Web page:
Most crossover vehicles attempt to offer buyers multiple layers of utility and convenience. And while they are increasingly popular with families, they generally don’t appeal to young buyers who want driving excitement to go with their practicality. So Toyota has come up with the 2002 Matrix, a crossover concept that mixes elements of SUVs, even minivans, all with sporty compact cars. But can a machine that covers so many bases hit a home run with American’s youth?
Toyota thinks it can, and claims that the key is making the 2003 Matrix ‘‘active, accommodating, adaptable and affordable.’’ And active is actually a perfect description of Matrix styling. With a ground-hugging, rally-car style front end, especially on the top XRS, it pays more than a little homage to the Celica sport-coupe, curvy, creased side panels, with a sharply sloping window line, and the smoothly shaped rear liftgate, with its minimal glass, the Matrix looks like a machine in motion, even when it’s not.
Based on the all-new Corolla sedan, the Matrix, dubbed a Cross-Over Utility Vehicle by Toyota, rides on the same 102.4-inch wheelbase. A chassis it also shares with the Pontiac Vibe. 16-inch wheels and tires are standard, with 17-inch aluminum hoops available for the performance XRS.
To accommodate the active lifestyles of the young buyers that Toyota wants to sell the Matrix to, the very roomy, and well equipped, Matrix interior has been designed to be both stylish and versatile. Dash controls are split into two well-organized pods, with titanium-look trim. And even the Standard-grade version includes tilt wheel and an AM/FM stereo with a CD player, while red lit gauges are set deep in four chromed-ring tunnels. The shifter sits in an abbreviated rally-style center console much like its larger Highlander cousin.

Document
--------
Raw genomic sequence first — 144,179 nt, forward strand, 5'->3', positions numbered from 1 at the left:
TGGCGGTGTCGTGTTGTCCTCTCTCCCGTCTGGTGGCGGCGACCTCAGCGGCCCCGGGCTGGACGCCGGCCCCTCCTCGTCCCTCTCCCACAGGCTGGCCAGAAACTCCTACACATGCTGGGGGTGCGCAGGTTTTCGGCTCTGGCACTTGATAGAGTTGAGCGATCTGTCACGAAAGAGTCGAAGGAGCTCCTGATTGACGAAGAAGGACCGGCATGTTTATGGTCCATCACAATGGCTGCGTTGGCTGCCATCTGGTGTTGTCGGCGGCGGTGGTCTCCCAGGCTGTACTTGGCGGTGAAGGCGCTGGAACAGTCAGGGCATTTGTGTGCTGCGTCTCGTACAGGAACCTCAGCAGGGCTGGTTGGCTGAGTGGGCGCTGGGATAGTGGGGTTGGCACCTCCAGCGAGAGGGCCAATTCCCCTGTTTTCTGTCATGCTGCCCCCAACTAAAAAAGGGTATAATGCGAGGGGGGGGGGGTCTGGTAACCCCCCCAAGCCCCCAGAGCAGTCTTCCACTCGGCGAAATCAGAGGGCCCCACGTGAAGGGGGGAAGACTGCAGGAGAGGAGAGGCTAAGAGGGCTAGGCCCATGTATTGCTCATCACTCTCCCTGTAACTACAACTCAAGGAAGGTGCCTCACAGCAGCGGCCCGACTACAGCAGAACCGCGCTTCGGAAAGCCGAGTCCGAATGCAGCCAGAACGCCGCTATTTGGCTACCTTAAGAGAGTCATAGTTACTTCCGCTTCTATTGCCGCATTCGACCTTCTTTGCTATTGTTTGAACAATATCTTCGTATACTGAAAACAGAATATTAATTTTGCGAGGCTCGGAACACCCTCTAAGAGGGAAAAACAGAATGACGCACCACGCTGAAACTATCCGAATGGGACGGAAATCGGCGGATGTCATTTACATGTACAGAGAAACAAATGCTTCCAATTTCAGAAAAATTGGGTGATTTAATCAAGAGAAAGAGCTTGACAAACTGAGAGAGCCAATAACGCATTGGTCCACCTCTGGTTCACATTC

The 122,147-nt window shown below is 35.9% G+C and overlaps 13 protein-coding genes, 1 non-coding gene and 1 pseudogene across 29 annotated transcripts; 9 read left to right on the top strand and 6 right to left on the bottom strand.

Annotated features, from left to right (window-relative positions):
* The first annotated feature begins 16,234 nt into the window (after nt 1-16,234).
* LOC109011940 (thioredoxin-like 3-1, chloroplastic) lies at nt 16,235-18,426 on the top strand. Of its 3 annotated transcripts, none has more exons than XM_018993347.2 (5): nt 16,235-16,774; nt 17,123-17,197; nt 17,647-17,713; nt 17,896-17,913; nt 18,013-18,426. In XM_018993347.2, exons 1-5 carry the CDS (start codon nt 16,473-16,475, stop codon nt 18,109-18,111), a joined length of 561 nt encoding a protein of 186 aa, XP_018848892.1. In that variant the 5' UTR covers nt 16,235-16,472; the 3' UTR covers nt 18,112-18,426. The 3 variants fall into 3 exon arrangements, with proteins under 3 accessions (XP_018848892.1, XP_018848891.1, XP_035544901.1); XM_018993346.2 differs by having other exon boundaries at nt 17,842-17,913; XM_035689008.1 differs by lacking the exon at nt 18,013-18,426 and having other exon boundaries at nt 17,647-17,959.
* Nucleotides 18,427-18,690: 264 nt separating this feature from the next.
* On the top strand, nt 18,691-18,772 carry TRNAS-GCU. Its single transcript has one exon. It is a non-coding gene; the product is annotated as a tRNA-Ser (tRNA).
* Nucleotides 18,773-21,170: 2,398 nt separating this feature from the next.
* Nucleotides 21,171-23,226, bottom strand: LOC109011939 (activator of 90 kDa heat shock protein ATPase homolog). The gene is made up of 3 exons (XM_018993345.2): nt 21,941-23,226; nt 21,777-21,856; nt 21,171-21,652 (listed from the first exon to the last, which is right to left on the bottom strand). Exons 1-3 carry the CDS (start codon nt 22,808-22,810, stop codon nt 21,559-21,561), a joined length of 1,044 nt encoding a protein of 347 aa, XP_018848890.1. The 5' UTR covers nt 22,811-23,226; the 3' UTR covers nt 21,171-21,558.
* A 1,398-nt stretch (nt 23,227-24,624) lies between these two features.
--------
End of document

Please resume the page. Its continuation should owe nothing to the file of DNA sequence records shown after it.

The front seats are firm, supportive buckets, with a tall, minivan-like seating position. There’s tons of head room, but we found leg room to be a bit tight on the driver’s side. The same goes for the rear. Plenty for the head, a bit less for the legs. The rear bench features a standard 60/40 split seatback, and folds completely flat to expose a hard plastic load floor. That durable floor includes an adjustable cargo-track system, which allows the active Matrix owner to mount racks for bikes, snowboards or other sports equipment, or carry lots of camping gear. Up to 53.2 cubic-feet of it with the rear seats folded, and poles up to 8 feet long with the front passenger seat flat. A very adaptable setup indeed.
Matrix cargo hauling might depend on a pair of 1.8-liter, all-aluminum, dual-overhead- cam, 4-cylinder engines. Standard and XR-models get the one that makes 130 horsepower and 125 pound-feet of torque. The performance XRS borrows its I4 from the Celica GT-S, with a much more potent 180 horsepower and 130 pound-feet of torque. The hot XRS comes standard with a 6-speed manual, an automatic is optional, and only in front-wheel drive. The standard and XR come with a 5-speed manual or 4-speed automatic.
The automatic points power either to the front-wheels, or through an all-wheel drive system that Toyota mislabels full-time 4-wheel drive. Since Matrix has no serious off-road intentions, there’s no transfer case, just a simple viscous coupling to transmit up to 50% of the power to the rear wheels when needed for slick roads.
Unlike in the Celica GT-S, the 180-horse engine in the Matrix feels soft on the bottom end, and revs slowly. But once it hits 6,000 rpm, there is a serious kick, and the sporty ride side of its personality emerges with a vengeance! Handling also leans towards sports car with the XRS model’s front MacPherson strut and rear torsion beam suspension delivering tight, flat cornering, with little understeer. Toyota insists the Matrix is a crossover utility vehicle. But in XRS form, it handles more like a spirited high-performance compact car than a utility vehicle of any kind.
And it’s priced right, too. Base price for the standard Matrix is $14,670. Step up to the XR, and the price begins at $16,180. Choose the high-performance XRS, and pay $18,750. That puts it right in line with mini-sport-utes like Toyota’s own Rav 4, as well as hot compact sedans like the Nissan Sentra SE-R. So the Matrix is indeed affordable, as it is active, accommodating and adaptable.
Whether that will guarantee a home run in the hotly contested small car game is up to today’s young buyers. But we love the concept, and think that with the Matrix, Toyota has delivered a machine that really does cover all the bases.
Engine: 1.8-Liter, Dohc, 4-Cylinder
Torque: 125 Lb Feet